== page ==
Results tagged ‘ Orlando Hudson ’

Just In Case…

Royals_Twins_Baseball_sff_175619_game.jpgTonight, the Twins figured out Zack Grienke and got a superb outing from Kevin Slowey en route to a 7-3 victory over the still-hapless (especially on the road) KC Royals.

However, the entire baseball universe was ecplised today by the debut of young pitching phenom Stephen Strasburg of the Washington Nationals:

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Just in case he turns out to be the next Nolan Ryan, Roger Clemens, or Randy Johnson, I would be remiss not to mention this spectacular debut, so future generations (when they dig out my computer from all the rubble and power up MLBlogs!) could be privvy to his initial greatness.

Against the Pittsburgh Pirates tonight, Strasburg struck out 14 batters in seven innings, whiffing the last seven men he faced in the contest.  He gave up a two-run that only left the park because the velocity on the pitch was so nasty, but teammates Ryan Zimmerman, Adam Dunn, and Josh Willingham also homered to get the young kid a victory.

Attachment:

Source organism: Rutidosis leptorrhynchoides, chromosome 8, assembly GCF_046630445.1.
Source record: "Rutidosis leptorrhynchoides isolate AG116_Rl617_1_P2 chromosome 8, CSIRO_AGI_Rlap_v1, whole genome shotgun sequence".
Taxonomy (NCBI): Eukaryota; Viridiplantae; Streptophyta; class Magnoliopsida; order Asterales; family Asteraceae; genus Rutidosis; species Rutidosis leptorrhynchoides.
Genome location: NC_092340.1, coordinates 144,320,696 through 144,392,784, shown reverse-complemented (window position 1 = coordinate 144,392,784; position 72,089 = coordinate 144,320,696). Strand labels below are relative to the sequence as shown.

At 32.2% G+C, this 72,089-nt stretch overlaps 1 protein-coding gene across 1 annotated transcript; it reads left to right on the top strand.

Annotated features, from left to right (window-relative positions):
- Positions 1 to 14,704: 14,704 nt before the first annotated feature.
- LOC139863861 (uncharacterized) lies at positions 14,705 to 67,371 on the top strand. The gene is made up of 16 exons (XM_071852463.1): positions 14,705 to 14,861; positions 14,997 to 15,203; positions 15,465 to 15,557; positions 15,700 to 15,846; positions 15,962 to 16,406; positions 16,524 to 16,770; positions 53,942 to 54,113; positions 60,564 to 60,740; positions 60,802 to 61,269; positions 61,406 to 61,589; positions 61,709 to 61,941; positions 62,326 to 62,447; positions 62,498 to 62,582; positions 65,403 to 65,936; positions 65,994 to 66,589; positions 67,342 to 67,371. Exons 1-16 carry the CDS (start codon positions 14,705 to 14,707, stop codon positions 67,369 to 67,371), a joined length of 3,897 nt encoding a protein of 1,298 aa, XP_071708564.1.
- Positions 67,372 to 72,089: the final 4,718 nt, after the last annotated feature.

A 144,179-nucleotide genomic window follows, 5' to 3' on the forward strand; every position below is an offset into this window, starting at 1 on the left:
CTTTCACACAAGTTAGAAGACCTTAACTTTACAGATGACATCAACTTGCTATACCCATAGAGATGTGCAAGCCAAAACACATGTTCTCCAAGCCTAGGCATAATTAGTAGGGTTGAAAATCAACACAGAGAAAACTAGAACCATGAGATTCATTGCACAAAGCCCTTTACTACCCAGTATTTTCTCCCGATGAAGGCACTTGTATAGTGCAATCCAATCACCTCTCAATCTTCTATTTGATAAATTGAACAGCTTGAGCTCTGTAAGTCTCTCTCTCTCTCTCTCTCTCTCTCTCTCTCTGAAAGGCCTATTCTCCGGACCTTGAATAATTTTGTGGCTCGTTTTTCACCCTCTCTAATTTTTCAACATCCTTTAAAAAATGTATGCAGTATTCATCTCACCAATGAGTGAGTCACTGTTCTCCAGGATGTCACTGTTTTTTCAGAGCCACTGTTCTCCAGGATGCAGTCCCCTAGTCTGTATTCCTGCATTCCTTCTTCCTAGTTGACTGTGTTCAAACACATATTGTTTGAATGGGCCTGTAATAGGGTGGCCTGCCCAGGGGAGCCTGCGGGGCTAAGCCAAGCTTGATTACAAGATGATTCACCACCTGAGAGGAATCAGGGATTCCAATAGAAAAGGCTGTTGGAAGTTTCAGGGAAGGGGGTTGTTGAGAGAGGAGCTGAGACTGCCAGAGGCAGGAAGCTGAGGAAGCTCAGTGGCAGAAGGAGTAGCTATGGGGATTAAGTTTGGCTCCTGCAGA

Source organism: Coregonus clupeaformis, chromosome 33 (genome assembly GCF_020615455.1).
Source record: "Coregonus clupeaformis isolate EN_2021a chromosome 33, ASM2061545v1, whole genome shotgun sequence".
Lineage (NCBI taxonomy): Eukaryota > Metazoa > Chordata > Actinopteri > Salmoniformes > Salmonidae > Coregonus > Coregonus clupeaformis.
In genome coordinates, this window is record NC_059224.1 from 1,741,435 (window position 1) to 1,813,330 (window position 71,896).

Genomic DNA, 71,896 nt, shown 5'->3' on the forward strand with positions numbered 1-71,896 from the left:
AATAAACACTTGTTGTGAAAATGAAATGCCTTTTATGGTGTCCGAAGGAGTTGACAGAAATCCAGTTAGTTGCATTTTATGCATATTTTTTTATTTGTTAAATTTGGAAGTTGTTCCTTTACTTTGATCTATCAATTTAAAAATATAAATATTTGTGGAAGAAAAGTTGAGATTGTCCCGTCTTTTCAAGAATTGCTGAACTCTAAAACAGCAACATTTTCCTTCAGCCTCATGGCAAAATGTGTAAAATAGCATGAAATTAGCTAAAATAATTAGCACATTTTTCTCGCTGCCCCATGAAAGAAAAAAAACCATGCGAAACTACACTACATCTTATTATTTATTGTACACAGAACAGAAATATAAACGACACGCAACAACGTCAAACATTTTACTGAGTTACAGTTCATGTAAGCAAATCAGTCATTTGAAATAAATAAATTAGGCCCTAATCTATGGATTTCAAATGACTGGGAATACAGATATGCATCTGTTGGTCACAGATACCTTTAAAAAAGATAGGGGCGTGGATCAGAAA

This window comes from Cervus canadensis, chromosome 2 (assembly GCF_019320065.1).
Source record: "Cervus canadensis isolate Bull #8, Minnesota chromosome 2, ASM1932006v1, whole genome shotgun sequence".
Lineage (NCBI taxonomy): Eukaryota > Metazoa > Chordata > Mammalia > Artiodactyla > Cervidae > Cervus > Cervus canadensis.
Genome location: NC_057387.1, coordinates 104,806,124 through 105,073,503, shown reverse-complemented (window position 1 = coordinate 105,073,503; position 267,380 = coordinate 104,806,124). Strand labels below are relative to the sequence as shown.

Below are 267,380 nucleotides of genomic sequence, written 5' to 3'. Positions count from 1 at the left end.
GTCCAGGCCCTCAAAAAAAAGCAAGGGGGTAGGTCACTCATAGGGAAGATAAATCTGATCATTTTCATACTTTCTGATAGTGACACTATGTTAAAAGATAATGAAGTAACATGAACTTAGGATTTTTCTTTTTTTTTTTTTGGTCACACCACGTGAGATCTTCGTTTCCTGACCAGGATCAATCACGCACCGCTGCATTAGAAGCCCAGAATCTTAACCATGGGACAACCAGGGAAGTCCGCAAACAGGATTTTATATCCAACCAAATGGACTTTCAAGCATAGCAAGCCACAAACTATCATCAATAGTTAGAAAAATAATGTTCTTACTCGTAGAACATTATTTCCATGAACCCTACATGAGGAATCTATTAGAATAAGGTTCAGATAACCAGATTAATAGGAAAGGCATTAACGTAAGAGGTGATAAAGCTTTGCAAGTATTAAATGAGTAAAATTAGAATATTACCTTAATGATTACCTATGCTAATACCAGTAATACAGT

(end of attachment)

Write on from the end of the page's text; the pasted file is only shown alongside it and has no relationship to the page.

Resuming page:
I’ve been watching baseball for quite awhile now, but I’ve never seen anything like this: a youngster so thoroughly dominant at this (the infant) stage of his career.  Sure, it was only Pittsburgh, arguably the worst team in the majors this season, but he had them completely flummoxed.  It should be even more fun to watch him terrorize good hitters as his innaugural season progresses.

Notes:

-It was nice to hear from Joe Nathan (in the broadcast booth) tonight, as I really miss him and wish him all the best in his recovery from Tommy John Surgery.  He seems like a class act and all-around nice guy.